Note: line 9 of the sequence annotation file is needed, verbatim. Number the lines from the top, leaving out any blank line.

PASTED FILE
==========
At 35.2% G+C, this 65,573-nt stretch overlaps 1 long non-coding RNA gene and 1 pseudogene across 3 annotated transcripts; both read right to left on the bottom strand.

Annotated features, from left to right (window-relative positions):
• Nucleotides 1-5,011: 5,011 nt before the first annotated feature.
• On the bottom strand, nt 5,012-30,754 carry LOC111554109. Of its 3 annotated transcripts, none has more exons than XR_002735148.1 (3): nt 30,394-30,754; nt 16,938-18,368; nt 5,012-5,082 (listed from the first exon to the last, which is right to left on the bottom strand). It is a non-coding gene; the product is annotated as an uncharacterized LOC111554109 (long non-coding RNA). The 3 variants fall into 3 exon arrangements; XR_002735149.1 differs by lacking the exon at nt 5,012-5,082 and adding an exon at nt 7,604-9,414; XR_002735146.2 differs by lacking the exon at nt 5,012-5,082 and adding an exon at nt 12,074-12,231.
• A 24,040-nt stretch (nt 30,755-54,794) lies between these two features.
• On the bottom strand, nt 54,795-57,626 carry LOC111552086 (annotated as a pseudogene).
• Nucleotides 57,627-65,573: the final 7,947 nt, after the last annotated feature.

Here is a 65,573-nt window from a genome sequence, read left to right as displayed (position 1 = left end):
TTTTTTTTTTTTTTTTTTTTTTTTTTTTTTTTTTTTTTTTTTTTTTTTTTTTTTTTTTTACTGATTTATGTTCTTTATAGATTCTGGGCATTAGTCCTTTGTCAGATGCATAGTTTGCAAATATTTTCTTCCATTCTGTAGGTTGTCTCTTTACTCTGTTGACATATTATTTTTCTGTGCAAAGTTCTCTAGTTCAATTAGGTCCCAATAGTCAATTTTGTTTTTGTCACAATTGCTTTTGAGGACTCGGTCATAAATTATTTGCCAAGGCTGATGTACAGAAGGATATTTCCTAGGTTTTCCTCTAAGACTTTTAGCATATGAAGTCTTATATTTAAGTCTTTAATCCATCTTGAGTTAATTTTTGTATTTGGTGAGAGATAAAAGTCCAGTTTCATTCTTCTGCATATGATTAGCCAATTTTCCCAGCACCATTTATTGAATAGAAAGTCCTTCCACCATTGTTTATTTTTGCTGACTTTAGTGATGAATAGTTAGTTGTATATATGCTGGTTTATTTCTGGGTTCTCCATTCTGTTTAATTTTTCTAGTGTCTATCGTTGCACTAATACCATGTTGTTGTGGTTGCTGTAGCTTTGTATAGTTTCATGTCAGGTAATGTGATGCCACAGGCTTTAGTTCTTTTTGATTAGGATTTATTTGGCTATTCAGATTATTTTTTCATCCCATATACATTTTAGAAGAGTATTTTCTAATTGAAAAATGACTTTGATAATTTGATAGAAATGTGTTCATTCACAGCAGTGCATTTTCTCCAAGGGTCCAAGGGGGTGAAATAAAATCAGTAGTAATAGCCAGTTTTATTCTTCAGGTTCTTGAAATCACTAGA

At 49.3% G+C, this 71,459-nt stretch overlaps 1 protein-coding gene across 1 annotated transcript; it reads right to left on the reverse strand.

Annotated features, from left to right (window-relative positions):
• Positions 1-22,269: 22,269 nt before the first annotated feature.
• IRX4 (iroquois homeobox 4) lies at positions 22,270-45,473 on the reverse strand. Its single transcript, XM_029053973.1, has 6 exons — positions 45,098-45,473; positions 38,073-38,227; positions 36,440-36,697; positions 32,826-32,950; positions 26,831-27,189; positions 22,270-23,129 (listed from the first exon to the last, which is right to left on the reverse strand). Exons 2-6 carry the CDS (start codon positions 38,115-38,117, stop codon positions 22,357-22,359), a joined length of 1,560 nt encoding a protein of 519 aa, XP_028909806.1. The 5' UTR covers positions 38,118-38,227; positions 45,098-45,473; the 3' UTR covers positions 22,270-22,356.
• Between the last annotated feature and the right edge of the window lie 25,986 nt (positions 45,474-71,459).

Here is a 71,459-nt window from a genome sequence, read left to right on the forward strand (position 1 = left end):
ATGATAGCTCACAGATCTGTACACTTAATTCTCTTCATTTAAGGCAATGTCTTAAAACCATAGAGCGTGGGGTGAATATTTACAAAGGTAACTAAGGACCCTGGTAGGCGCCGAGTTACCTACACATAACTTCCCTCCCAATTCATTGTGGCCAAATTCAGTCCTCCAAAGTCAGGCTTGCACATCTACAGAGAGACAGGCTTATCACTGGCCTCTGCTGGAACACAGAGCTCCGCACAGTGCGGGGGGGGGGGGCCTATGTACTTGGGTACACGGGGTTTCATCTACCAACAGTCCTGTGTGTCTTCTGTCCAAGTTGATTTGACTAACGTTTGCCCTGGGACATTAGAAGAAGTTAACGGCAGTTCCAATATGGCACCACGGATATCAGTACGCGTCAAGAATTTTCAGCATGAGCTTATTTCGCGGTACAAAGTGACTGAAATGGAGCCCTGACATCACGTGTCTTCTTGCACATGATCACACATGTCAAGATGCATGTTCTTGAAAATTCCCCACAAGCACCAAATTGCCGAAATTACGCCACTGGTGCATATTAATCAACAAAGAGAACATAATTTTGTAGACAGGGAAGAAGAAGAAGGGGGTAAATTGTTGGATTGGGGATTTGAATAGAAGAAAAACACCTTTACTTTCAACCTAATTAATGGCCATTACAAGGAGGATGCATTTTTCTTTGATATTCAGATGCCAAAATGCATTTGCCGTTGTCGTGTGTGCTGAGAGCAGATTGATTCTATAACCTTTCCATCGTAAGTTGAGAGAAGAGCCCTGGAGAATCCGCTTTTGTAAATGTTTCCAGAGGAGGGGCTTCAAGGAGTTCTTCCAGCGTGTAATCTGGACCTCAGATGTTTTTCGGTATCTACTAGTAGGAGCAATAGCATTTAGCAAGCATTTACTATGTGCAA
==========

TTTTTTTTTTTTTTTTTTTTTTTTTTTTTTTTTTTTTTTTTTTTTTTTTTTTTTTTTTTACTGATTTATGTTCTTTATAGATTCTGGGCATTAGTCCTTTGTCAGATGCATAGTTTGCAAATATTTTCTTCCATTCTGTAGGTTGTCTCTTTACTCTGTTGACATATTATTTTTCTGTGCAAAGTTCTCTAGTTCAATTAGGTCCCAATAGTCAATTTTGTTTTTGTCACAATTGCTTTTGAGGACTCGGTCATAAATTATTTGCCAAGGCTGATGTACAGAAGGATATTTCCTAGGTTTTCCTCTAAGACTTTTAGCATATGAAGTCTTATATTTAAGTCTTTAATCCATCTTGAGTTAATTTTTGTATTTGGTGAGAGATAAAAGTCCAGTTTCATTCTTCTGCATATGATTAGCCAATTTTCCCAGCACCATTTATTGAATAGAAAGTCCTTCCACCATTGTTTATTTTTGCTGACTTTAGTGATGAATAGTTAGTTGTATATATGCTGGTTTATTTCTGGGTTCTCCATTCTGTTTAATTTTTCTAGTGTCTATCGTTGCACTAATACCATGTTGTTGTGGTTGCTGTAGCTTTGTATAGTTTCATGTCAGGTAATGTGATGCCACAGGCTTTAGTTCTTTTTGATTAGGATTTATTTGGCTATTCAGATTATTTTTTCATCCCATATACATTTTAGAAGAGTATTTTCTAATTGAAAAATGACTTTGATAATTTGATAGAAATGTGTTCATTCACAGCAGTGCATTTTCTCCAAGGGTCCAAGGGGGTGAAATAAAATCAGTAGTAATAGCCAGTTTTATTCTTCAGGTTCTTGAAATCACTAGA